11. 7 Chrétien: Regional Economic Development Was All about Politics, Pragmatism, and National Unity
    (pp. 165-196)

    Jean Chrétien was a career politician, serving as a member of Parliament for forty years, and in the process he developed shrewd political instincts. He was a student of political power, and for him politics was essentially about winning and retaining power. As he explained: ‘the art of politics is learning to walk with your back to the wall, your elbows high, and a smile on your face. It’s a survival game played under the glare of light. If you don’t learn that, you’re quickly finished. The press wants to get you. The opposition wants to get you. Even some...

  12. 8 Heal Thyself
    (pp. 197-230)

    Are the Maritime provinces the ‘bellyache of Canada’?¹ There is no doubt that the region has a long history of pressing Ottawa for a better deal. It has played the supplicant, asking for more generous equalization payments, and has warned Ottawa not to tinker with transfer payments to individuals, such as employment insurance. Stephen Harper may well have hit a nerve in the Maritime provinces when he said that the region suffered from a ‘culture of defeat.’ But the observation may have resonated in other parts of the country as well,² because such thinking absolves them of any responsibility for...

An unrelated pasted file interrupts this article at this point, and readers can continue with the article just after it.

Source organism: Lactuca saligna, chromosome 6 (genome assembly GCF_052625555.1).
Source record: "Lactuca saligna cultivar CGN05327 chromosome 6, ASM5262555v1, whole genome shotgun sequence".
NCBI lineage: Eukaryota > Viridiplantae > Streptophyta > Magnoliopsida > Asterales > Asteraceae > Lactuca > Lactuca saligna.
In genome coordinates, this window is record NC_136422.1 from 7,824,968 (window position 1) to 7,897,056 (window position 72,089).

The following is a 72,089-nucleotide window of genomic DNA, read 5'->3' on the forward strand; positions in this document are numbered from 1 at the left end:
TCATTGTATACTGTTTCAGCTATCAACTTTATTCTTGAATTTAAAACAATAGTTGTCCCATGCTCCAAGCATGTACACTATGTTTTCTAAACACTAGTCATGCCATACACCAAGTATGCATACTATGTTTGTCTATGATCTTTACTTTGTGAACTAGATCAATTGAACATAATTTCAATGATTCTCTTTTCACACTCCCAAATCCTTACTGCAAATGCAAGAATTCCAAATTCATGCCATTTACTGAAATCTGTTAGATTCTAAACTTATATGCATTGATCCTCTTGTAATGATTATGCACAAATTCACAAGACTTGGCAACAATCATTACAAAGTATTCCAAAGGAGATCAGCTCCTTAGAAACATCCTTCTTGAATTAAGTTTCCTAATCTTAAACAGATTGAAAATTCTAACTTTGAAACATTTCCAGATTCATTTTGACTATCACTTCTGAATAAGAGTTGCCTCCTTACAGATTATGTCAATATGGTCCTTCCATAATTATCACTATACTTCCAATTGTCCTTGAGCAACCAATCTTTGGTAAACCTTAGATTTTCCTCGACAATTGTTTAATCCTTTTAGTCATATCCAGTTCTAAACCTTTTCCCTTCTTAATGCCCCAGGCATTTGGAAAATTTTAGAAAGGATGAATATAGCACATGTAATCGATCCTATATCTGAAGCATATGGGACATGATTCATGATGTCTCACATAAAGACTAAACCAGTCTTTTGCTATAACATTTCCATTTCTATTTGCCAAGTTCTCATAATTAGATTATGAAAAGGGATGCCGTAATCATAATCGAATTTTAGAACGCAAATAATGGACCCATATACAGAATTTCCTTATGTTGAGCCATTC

13. 9 The Region Then and Now
    (pp. 231-268)

    How is it, John Kenneth Galbraith once asked on a visit to New Brunswick, that strong economic development did not occur in the Maritime provinces in the last century?¹ The region, he pointed out, is strategically located between western Europe and New England and the eastern seaboard of the United States. How could it be, he wondered, that economic activity simply jumped over the Maritimes, to the eastern seaboard of the United States, on to the edges of western Europe and to central Canada? Why could the region not take advantage of its strategic geographical location? That question has become...